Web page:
The National Pollutant Discharge Elimination System (NPDES) is a Federal program intended to control water pollution by regulating point sources that discharge pollutants into waters of the United States. Point sources are discrete conveyances such as pipes or man-made ditches.
The San Francisco Bay Regional Water Quality Control Board oversees the program in the Bay Area. It does so by regulating discharge through a variety of permits. These include the Municipal Regional Permit and the statewide Construction General Permit.
Municipal Regional Stormwater Permit
The Bay Area's Municipal Regional Stormwater Permit regulates the design and maintenance of projects that create or replace impervious area.
Section C.3.i of the permit requires all development projects, which create and/or replace between 2,500 and 10,000 sq ft of impervious surface, and detached single family home projects (that are not part of a larger development plan) which create and/or replace 2.500 sq ft or more of impervious surface, to install one or more of the following site measures:
- Direct roof runoff into cisterns or rain barrels for reuse.
- Direct roof runoff onto vegetated areas.
- Direct runoff from sidewalks, walkways, and/or patios onto vegetated areas.
- Direct runoff from driveways, or uncovered parking lots onto vegetated areas.
- Construct sidewalks, walkways, and/or patios with permeable surfaces.
- Construct bike lanes, driveways, and/or uncover parking lots with permeable surfaces.
Section C.3b requires projects that create and/or replace 10,000-square-feet or more of impervious surface area (with limited exceptions) to incorporate the following stormwater controls:
- site design measures
- source control measures, and
- stormwater treatment measures.
C.3 also requires projects that create and/or replace one acre or more of impervious surface area and increase impervious area over the pre-project condition need to incorporate hydromodification management measures, if the project is located in an area susceptible to hydromodification.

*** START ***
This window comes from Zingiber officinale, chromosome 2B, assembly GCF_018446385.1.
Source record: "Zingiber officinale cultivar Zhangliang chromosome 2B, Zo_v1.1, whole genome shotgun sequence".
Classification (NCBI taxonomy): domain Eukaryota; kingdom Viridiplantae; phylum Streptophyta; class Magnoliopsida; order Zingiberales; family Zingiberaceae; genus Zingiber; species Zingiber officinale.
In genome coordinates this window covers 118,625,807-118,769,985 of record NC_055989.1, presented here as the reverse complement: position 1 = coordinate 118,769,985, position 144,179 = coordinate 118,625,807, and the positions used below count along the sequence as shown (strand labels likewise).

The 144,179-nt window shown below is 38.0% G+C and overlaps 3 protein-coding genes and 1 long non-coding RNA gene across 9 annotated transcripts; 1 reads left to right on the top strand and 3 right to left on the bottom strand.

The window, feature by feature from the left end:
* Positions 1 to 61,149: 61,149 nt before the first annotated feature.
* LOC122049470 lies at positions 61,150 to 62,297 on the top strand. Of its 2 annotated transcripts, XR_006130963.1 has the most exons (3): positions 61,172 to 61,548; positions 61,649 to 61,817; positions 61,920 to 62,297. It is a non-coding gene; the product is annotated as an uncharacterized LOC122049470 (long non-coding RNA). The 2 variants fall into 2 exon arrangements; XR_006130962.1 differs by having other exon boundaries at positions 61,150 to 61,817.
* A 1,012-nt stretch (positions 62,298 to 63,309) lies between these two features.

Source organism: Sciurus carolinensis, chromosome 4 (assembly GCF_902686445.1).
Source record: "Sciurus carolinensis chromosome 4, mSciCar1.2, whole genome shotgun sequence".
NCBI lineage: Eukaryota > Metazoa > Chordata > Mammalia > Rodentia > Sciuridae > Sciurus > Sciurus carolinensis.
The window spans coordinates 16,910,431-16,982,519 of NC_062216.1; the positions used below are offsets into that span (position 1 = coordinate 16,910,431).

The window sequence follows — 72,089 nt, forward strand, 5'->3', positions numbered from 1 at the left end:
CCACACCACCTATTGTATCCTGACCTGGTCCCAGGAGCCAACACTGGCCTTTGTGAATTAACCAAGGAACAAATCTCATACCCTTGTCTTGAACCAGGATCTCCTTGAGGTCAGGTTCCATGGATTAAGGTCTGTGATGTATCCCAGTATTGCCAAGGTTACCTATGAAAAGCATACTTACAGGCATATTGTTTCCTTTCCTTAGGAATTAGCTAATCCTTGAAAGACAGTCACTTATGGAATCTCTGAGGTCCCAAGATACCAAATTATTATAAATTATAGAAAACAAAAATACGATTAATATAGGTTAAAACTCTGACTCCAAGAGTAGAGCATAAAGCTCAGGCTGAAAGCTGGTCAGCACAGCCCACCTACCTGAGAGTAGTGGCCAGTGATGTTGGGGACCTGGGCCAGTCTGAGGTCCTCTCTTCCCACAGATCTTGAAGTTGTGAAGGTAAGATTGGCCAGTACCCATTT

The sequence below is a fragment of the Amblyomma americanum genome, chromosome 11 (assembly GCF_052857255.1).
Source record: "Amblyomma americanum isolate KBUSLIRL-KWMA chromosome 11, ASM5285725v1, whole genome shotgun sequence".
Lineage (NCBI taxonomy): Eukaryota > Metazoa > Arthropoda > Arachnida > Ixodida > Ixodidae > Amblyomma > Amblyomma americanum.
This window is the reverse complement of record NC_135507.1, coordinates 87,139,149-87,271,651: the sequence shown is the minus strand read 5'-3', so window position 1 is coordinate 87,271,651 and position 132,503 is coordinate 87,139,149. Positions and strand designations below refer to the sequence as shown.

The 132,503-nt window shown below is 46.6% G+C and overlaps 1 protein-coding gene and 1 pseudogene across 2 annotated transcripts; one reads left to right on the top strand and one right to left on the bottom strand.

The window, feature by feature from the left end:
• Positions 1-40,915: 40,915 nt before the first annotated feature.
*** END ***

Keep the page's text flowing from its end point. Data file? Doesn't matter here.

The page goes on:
Construction General Permit
With few exceptions, California's Construction General Permit prohibits construction that will result in a land disturbance of one acre or more, without first having an approved site-specific Storm Water Pollution Prevention Plan (SWPPP).
The level of effort and cost associated with developing and implementing a custom SWPPP is dependent upon the scope of the project and its General Permit category.
A construction project is categorized by the General Permit as either a traditional project or a linear underground/overhead (utility) project (LUP).
Both categories are further subdivided by three. The subcategories for traditional projects are identified as risk level. For LUPs, they are identified by type. Risk Level 1/Type 1 projects have the least amount of requirements, where as Risk Level 3/Type 3 projects have the most.
Alaco can assist clients with the risk assessment of site's potential to generate sediment and the threat posed to receiving waters and to plan for the control of all pollutants and their sources. However, Alaco does not currently offer oversight services (inspections, water testing, reporting).
Water Pollution Control Plans (WPCC) Preparation
When a project is not subject to the General Permit, some entities or project owners may still require at least a minimal plan to guard against water pollution. Such is the case with Caltrans, which requires a Water Pollution Control Plan (WPCP) for projects under one acre.
Alaco can assist government agencies, businesses, and private property owners with their need to comply with NPDES requirements by developing and overseeing the implementation of appropriate Stormwater Pollution Prevention Plans (SWPPPs) and Best Management Practices (BMPs).
For additional information regarding Bay Area NPDES matters, visit the websites of these local programs: